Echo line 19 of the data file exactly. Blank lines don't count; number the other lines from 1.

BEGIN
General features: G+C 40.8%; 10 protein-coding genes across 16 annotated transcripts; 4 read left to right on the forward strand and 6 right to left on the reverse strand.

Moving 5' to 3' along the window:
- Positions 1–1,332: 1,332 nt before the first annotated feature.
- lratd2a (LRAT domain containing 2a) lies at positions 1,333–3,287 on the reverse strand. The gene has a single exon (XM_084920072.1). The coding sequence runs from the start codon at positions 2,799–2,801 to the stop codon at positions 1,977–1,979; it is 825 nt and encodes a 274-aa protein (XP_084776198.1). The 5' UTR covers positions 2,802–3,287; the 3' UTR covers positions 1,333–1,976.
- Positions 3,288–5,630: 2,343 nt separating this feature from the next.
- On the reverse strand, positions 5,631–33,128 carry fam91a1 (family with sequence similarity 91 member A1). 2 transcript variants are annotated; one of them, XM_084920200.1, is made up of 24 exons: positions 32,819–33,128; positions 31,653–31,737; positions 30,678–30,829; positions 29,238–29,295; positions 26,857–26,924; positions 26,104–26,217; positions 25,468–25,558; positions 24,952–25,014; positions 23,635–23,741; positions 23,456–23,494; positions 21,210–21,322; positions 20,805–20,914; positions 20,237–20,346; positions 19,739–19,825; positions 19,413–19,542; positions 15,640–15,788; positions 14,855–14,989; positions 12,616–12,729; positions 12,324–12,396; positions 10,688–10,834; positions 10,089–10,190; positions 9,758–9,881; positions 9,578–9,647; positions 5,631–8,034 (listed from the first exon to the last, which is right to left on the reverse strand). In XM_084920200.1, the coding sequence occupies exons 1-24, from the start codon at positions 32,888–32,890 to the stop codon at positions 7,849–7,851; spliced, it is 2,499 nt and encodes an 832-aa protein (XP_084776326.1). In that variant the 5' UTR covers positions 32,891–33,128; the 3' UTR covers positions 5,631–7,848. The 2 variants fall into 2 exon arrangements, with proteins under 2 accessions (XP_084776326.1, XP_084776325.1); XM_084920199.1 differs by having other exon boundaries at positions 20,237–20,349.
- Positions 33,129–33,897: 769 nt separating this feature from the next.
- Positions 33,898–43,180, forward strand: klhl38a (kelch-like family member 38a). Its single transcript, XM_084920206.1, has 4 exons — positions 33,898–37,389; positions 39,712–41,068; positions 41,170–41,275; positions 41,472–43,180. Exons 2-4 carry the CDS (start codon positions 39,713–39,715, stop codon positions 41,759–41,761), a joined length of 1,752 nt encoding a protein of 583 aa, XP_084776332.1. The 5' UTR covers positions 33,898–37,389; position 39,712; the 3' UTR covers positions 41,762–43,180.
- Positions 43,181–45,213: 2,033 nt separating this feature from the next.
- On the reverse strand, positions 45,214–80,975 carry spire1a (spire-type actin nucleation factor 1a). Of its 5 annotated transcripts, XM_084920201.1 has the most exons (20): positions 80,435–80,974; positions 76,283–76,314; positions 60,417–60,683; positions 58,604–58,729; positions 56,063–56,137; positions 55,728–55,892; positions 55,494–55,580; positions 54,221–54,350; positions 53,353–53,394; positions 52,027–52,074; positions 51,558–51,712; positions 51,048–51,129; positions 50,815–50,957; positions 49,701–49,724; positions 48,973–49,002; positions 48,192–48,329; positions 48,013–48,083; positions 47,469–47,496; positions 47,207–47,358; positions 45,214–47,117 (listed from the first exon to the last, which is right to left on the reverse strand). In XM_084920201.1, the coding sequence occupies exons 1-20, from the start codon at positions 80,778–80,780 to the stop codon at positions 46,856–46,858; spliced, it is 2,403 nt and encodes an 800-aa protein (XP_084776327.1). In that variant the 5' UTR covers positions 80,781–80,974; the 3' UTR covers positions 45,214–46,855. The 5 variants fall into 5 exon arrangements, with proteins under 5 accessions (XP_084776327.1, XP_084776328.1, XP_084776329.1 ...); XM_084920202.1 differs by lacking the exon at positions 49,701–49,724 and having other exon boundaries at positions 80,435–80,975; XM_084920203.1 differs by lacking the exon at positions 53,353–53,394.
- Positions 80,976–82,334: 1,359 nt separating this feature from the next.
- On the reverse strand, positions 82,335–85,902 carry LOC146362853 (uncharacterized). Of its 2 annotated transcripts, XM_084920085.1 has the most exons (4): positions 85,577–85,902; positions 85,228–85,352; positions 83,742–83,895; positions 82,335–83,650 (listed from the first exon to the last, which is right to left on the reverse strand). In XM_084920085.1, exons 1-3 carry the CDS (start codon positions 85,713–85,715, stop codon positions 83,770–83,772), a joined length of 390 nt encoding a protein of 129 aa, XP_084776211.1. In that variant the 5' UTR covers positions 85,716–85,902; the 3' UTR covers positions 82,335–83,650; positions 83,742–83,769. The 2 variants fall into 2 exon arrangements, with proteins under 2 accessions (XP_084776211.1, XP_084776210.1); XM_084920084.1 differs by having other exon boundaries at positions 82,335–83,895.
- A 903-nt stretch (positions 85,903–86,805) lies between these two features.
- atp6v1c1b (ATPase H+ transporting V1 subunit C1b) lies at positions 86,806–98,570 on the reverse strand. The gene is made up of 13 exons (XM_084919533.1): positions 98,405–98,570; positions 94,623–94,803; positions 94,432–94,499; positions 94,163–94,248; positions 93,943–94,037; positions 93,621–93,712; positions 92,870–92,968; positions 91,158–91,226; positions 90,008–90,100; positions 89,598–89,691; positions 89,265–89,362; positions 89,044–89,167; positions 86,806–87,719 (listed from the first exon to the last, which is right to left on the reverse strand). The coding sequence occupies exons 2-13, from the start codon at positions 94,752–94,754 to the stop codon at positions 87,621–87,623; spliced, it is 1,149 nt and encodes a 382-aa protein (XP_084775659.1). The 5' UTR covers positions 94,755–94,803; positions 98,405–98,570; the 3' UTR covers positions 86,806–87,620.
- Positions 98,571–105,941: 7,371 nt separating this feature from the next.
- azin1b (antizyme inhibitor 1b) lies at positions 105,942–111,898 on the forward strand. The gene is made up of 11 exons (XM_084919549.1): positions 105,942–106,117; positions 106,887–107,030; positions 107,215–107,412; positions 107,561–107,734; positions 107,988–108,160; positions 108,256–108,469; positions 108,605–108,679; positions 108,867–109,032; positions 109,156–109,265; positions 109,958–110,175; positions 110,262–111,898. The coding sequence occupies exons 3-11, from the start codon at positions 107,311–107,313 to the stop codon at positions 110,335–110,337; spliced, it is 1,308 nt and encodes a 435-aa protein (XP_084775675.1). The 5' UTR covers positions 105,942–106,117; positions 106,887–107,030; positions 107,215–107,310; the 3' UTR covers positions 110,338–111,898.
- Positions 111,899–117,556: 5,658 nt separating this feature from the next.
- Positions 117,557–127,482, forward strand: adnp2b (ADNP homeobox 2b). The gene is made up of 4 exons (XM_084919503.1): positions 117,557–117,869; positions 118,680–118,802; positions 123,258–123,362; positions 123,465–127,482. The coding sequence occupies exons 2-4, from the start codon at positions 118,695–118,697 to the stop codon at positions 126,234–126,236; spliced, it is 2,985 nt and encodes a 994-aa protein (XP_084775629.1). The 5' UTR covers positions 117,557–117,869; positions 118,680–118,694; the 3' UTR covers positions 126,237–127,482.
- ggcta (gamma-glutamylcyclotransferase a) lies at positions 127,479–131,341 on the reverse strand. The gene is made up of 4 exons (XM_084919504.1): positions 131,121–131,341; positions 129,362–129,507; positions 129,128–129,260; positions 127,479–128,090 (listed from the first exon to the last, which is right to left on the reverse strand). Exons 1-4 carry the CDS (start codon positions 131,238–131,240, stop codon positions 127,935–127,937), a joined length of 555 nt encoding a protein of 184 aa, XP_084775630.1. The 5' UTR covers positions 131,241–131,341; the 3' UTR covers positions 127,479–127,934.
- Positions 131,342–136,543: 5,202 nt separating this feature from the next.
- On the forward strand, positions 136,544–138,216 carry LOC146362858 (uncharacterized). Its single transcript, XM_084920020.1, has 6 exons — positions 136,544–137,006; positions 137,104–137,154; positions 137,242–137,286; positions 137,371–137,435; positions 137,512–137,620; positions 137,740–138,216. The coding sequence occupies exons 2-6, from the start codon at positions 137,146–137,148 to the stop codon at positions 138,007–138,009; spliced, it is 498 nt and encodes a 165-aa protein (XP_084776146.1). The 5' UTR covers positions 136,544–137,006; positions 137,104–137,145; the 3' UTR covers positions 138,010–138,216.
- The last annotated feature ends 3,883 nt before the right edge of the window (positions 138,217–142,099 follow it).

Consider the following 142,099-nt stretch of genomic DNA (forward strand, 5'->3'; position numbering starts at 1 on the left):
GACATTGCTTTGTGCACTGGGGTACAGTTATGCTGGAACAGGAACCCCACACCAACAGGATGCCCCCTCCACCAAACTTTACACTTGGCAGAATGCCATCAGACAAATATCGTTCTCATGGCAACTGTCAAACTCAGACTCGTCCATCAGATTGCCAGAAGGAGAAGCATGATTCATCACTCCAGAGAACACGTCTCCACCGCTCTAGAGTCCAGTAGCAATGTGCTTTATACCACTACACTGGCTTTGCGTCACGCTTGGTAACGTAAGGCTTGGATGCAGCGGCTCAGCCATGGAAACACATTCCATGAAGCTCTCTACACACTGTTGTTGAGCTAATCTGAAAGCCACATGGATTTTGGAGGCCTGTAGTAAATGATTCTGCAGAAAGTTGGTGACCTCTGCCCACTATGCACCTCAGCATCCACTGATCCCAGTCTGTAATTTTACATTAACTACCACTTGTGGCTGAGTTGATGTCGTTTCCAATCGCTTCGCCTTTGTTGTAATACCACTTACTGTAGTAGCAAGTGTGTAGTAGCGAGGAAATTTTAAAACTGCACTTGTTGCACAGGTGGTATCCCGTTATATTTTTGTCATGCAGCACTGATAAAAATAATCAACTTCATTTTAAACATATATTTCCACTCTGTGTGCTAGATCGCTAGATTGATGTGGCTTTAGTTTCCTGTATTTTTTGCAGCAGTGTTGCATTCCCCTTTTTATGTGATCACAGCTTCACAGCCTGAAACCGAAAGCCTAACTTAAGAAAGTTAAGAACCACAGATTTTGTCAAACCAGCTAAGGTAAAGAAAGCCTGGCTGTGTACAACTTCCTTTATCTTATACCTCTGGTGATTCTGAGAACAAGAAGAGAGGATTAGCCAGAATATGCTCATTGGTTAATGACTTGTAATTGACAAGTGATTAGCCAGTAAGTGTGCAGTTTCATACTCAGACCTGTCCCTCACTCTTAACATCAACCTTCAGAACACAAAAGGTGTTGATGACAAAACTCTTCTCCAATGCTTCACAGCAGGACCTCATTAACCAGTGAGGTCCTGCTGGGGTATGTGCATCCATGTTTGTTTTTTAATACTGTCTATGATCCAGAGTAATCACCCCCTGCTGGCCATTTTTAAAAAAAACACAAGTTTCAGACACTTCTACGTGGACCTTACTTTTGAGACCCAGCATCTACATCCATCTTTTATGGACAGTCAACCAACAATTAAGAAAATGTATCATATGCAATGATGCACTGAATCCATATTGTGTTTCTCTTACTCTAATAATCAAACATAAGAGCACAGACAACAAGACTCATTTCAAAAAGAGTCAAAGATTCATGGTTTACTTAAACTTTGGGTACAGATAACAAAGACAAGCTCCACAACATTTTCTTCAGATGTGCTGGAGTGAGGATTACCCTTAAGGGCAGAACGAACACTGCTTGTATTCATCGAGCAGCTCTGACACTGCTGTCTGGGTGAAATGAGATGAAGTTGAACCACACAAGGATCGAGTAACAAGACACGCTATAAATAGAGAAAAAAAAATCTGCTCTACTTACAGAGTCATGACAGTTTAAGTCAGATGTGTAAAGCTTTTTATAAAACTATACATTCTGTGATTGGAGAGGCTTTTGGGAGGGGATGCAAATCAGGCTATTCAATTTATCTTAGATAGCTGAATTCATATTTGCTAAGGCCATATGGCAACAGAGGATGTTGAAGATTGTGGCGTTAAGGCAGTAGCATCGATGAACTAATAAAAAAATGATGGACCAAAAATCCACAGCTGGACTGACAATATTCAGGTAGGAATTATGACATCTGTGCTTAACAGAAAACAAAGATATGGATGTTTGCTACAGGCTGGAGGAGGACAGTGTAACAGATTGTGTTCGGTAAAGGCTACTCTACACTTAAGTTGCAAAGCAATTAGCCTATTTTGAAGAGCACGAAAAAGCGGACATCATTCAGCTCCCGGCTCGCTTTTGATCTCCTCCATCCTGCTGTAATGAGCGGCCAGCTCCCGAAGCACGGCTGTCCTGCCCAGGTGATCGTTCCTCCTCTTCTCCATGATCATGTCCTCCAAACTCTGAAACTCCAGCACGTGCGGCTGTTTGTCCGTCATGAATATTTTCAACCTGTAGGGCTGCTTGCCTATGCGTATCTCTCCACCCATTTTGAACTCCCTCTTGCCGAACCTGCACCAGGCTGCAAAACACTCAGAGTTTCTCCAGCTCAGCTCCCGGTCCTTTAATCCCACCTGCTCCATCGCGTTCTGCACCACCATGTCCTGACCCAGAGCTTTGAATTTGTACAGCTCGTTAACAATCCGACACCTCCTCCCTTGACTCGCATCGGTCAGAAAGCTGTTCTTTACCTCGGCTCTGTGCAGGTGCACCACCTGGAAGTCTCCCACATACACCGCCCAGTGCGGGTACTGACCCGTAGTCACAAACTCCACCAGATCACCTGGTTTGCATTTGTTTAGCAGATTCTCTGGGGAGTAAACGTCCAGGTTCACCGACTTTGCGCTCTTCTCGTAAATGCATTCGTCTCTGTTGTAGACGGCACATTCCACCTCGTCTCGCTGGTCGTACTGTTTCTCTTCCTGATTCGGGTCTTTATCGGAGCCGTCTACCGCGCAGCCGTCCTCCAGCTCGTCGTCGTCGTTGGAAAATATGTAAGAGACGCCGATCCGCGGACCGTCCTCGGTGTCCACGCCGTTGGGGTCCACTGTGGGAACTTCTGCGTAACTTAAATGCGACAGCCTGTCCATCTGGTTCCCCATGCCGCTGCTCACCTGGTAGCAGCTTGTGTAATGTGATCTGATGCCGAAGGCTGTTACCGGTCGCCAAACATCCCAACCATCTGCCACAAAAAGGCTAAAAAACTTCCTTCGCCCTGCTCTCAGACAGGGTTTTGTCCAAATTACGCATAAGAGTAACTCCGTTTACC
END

- ggcta (gamma-glutamylcyclotransferase a) lies at positions 127,479–131,341 on the reverse strand. The gene is made up of 4 exons (XM_084919504.1): positions 131,121–131,341; positions 129,362–129,507; positions 129,128–129,260; positions 127,479–128,090 (listed from the first exon to the last, which is right to left on the reverse strand). Exons 1-4 carry the CDS (start codon positions 131,238–131,240, stop codon positions 127,935–127,937), a joined length of 555 nt encoding a protein of 184 aa, XP_084775630.1. The 5' UTR covers positions 131,241–131,341; the 3' UTR covers positions 127,479–127,934.